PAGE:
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Wearable tech confirms wear-and-tear of work commute

Science Daily News - Fri, 11/19/2021 - 06:51
Information about worker commutes from smartphones and fitness trackers can predict individual job performance, according to a new study.
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Scientists key in on brain’s mechanism for singing, learning

Science Daily News - Fri, 11/19/2021 - 06:51
New research reveals that specialized cells within neural circuitry that triggers complex learning in songbirds bears a striking resemblance to a type of neural cell associated with the development of fine motor skills in the cortex of the human brain.
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Two is better than one: Single-atom dimer electrocatalyst for green hydrogen production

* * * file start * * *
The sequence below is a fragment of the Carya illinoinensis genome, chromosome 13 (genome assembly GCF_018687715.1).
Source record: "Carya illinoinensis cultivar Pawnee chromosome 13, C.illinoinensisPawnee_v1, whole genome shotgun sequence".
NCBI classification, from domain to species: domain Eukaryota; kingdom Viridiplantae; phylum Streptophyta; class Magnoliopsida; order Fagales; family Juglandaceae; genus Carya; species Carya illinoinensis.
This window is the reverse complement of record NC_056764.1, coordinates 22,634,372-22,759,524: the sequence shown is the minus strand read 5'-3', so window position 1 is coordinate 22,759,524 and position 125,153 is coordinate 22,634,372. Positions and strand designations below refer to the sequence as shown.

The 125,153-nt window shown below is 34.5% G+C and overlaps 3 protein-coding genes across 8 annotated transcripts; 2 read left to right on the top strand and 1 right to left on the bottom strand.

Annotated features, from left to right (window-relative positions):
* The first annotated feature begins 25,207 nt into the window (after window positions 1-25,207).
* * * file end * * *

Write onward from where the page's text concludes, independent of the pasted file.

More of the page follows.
Science Daily News - Fri, 11/19/2021 - 06:51
Nickel-cobalt metal dimer on nitrogen-doped carbon can catalyze electrolysis under both acidic and basic conditions.
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Researchers use model of hypothalamus to implicate genes associated with sleep, BMI, puberty

Science Daily News - Fri, 11/19/2021 - 06:51
A new study has implicated several genes involved in a variety of bodily functions associated with the hypothalamus, a notoriously difficult-to-study region of the brain. The findings could help clinicians identify potential causes of dysfunction for many important traits regulated by the hypothalamus, such as sleep, stress, and reproduction.
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Specific facial features can help distinguish children from adults

Science Daily News - Fri, 11/19/2021 - 06:49
Identifying specific facial features that can be used to distinguish a child's face from an adult's may offer a useful tool for determining whether children are depicted in indecent images of children, according to new research.
Categories: Science